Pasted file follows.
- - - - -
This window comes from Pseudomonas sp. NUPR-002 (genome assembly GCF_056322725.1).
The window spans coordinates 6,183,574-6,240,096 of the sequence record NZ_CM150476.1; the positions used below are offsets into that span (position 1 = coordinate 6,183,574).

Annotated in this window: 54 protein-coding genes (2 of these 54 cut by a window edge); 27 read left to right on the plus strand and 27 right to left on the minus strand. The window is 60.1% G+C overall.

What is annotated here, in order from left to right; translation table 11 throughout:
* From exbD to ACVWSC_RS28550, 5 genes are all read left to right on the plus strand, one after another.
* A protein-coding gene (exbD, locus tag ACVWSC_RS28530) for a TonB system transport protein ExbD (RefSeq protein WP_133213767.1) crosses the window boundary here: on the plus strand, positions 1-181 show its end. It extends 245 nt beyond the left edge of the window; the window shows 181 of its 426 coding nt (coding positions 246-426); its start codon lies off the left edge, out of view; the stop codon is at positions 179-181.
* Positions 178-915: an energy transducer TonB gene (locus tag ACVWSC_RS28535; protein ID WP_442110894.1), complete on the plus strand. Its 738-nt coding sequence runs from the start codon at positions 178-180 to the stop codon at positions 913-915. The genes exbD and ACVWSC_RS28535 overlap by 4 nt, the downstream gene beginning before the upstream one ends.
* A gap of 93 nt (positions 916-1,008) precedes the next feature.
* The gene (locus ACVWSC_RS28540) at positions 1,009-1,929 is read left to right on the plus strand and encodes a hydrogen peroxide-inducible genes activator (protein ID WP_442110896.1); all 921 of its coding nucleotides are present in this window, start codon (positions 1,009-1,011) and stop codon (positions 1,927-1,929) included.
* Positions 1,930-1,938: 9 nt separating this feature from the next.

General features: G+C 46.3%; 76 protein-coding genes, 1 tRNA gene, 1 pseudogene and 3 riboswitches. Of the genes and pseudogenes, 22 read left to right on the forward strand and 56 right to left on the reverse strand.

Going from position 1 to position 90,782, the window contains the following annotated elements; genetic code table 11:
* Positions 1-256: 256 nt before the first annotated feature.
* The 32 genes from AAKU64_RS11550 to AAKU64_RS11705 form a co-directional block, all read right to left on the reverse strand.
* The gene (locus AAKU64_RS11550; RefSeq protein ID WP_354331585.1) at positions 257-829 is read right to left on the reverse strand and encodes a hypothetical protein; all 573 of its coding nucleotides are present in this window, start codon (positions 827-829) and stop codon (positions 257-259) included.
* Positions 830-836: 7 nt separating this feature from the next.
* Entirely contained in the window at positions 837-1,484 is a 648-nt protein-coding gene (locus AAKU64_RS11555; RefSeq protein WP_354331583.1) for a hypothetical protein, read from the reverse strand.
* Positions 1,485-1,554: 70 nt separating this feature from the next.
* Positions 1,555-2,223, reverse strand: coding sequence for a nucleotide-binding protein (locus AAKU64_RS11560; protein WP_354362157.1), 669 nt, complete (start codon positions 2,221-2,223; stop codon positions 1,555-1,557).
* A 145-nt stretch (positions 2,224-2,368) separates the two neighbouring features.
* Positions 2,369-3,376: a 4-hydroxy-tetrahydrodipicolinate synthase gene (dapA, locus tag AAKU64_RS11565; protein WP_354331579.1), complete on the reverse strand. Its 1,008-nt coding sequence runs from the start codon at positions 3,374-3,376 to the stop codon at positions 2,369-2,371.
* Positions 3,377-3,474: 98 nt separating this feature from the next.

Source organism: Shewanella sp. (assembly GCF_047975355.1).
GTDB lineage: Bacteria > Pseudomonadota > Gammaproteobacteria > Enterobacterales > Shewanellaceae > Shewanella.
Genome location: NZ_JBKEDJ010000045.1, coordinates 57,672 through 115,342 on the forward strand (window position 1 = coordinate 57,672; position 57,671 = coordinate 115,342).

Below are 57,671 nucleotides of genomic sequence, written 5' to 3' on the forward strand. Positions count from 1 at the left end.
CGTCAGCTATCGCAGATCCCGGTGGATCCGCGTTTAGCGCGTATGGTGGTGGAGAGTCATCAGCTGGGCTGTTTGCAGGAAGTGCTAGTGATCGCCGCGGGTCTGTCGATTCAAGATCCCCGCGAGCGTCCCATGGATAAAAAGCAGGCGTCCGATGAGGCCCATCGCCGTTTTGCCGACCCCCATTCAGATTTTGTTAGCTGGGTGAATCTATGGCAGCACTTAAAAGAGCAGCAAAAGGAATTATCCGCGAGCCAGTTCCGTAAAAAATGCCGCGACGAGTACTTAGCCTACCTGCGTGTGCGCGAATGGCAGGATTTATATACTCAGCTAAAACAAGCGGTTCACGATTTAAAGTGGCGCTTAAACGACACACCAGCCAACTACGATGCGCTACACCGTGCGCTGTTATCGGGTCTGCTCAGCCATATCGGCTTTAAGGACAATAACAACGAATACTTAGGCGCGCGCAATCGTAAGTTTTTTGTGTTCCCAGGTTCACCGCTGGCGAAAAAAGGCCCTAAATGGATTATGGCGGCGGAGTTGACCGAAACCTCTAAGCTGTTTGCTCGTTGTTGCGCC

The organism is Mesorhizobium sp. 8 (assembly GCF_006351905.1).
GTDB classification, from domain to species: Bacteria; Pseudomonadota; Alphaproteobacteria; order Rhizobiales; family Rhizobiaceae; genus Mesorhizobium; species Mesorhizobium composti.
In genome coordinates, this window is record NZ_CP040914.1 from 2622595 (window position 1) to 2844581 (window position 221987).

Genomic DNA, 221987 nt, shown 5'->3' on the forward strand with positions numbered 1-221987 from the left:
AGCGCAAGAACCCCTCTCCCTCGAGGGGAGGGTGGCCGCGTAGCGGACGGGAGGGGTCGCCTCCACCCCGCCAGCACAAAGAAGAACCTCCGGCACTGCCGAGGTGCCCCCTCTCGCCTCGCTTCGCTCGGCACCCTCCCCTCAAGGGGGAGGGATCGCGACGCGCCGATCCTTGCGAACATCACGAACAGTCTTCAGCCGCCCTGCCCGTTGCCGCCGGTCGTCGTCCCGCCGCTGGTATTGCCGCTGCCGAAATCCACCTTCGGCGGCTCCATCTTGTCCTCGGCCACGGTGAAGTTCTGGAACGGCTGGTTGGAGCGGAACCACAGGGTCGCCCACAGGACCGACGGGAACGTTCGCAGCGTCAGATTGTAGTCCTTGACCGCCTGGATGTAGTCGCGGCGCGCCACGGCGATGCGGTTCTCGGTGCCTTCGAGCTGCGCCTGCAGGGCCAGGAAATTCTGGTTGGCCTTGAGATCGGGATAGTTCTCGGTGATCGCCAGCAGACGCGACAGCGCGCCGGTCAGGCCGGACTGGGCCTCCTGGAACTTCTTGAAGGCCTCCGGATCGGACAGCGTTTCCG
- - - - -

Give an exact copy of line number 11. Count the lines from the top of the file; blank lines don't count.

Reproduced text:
General features: G+C 46.3%; 76 protein-coding genes, 1 tRNA gene, 1 pseudogene and 3 riboswitches. Of the genes and pseudogenes, 22 read left to right on the forward strand and 56 right to left on the reverse strand.